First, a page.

In honor of St. Patrick
The city of Austin grows by 110 people per day — a town shooting up so quickly that it’s sometimes hard to keep up with the number of joints, bars and other establishments. We’ll do these venue reviews in the hope that if you come to Austin, you’ll know exactly where to go since we’ve already been there for you. And, clearly, the venue format also gives us an reason to review some of the things we most enjoy.
Half-Step is one of the latest additions to Rainey Street, a cluster of bars in central Austin. It’s a district that began five years ago with the development of the legendary (and recently closed) Lustre Pearl. While the crowds have grown and some of the low-key vibe of the entire street has been lost, Half Step retains the kind of neighborhood bar feel that made the street attractive in the first place.
Stephen’s been wanting to go to this place for quite some time. He kept bringing up the bar’s signature, the homemade ice the staff creates for its cocktails. I thought this sounded finicky and a little too precious (“What is this, ice?”) but hey, y’all needed a new whiskey review! We tried to go to the bar once before, but it looked empty or closed. Half Step opens at 7 except for on Mondays, so we got a little nervous when it was 6:55 with no sign of life on the inside. After a quick jaunt around Rainey, we returned to find that the gate opens precisely at 7. Half Step is in a renovated bungalow with a high porch, and there’s a shed in the back where the staff makes the ice every day.
The bartender, Floyd, informed us that he’d woken up in Bushwick that morning and flown back into Austin just a couple of hours before. He asked us what kind of base we wanted and we branched off from there. Bourbon or one of the other big four? Shaken, stirred, fizzed or strained? While Half Step serves cocktails with each kind of liquor base, the bartenders all seem keen on variations of the Old-Fashioned. These guys are passionate about bourbon, y’all. Floyd took his time — no “Cocktail” buffoonery going on here. The conversation was good as we talked about Half Step’s ownership (six friends went in on the bar together), old movies (William Faulkner writing lines for Humphrey Bogart, eventually resulting in this cocktail classic) and where the bartenders hailed (mostly the South after spending some time in New York).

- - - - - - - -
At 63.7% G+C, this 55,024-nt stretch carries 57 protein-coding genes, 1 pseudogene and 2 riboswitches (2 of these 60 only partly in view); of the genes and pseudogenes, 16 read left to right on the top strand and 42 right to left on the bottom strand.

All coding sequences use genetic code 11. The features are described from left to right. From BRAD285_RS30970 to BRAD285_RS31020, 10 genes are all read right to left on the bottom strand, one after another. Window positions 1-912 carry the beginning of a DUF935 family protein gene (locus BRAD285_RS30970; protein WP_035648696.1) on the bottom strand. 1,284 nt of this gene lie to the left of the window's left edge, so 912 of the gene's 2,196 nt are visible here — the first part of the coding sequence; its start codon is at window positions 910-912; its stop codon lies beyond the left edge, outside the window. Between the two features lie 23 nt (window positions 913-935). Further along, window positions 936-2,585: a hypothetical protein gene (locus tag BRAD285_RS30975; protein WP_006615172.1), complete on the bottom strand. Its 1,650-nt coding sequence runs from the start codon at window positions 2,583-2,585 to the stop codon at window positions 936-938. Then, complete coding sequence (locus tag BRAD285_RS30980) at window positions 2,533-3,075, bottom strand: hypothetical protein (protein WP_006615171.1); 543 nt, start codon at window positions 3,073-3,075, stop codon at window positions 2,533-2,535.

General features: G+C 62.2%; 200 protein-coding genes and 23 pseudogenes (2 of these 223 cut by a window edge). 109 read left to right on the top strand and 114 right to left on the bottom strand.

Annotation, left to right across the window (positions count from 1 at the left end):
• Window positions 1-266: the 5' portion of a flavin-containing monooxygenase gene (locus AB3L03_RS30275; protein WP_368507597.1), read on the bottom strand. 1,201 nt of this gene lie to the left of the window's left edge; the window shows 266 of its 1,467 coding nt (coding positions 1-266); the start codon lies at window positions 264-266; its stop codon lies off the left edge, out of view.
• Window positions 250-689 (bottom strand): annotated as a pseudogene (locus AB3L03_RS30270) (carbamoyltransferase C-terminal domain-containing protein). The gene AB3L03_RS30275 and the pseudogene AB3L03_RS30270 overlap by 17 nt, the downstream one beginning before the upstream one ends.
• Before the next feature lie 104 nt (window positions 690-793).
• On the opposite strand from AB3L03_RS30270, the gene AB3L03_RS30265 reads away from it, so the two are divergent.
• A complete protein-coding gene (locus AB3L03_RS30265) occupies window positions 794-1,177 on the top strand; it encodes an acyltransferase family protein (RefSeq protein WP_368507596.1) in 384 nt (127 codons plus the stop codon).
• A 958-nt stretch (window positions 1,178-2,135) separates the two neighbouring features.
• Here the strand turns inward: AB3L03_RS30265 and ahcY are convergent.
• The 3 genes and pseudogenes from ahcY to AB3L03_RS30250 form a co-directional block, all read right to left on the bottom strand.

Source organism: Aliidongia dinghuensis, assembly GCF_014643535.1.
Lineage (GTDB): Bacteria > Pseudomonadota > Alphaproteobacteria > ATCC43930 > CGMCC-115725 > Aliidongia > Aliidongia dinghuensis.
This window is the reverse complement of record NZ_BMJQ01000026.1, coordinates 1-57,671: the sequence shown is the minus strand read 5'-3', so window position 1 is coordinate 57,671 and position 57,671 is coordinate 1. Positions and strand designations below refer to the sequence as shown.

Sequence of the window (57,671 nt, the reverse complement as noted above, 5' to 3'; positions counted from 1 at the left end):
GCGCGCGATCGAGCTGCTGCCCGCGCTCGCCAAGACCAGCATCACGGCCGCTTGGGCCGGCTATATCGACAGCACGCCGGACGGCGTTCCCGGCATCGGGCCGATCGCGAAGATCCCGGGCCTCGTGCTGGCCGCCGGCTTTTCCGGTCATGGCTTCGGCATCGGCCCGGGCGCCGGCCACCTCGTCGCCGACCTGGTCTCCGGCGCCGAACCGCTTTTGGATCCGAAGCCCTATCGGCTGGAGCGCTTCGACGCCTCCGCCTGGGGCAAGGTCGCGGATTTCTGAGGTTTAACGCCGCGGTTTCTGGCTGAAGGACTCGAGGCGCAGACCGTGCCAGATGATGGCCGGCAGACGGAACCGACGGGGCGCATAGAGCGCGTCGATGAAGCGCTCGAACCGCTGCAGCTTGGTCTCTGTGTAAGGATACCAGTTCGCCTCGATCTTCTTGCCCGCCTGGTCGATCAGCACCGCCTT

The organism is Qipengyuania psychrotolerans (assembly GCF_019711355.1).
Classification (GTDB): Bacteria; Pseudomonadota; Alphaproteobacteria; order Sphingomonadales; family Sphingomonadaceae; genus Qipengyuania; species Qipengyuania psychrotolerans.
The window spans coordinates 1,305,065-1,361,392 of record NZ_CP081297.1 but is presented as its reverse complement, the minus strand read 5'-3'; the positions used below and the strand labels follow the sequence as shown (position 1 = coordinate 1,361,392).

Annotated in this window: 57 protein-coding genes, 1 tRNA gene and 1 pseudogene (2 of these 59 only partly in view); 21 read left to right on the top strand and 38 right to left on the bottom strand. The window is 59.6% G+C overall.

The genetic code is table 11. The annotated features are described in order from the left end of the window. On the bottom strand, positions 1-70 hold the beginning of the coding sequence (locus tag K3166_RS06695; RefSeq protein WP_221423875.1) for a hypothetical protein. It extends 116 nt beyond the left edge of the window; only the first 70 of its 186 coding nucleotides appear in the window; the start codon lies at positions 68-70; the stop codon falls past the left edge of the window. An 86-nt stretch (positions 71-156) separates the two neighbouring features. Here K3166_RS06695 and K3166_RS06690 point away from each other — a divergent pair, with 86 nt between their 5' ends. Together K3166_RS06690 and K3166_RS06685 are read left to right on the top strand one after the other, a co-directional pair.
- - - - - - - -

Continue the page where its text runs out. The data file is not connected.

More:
I opted for a bourbon with citrus, and Floyd whipped up something off-menu called the American Trilogy. Starting with Old Verholt Rye, he poured in nearly equal amounts of Laird’s Apple Brandy (100 proof) and Regan’s orange bitters. After shearing off a long strip of an orange peel, Floyd crushed one and set it sideways in the glass. The result was a clear drink, the orange peel and oils the only opaque aspects. This deceived me – the drink tasted syrupy and intense. The enormous ice cube eventually opened the glass up, but seeping oil from the peel continued to dominate the flavor profile. I couldn’t taste any apple flavor, though the brandy did give the drink some chewiness and bridged the density between the rye and bitters.
I enjoyed the American Trilogy overall, but asked Floyd if he could make something less sweet. I’m glad I did. For the Kentucky Colonel, Floyd poured out some Elijah Craig 12, Benedictine liqueur, and a small dash of Angostura bitters. He also added a lemon peel. Damn! Light clover on the nose, orange in the far back, with just enough of that Elijah Craig rich oak on its foundation. Though it smelled like a bright yellow Skittle, the taste was complex and evocative without being too sweet. Definitely the kind of drink tailor-made for a patio.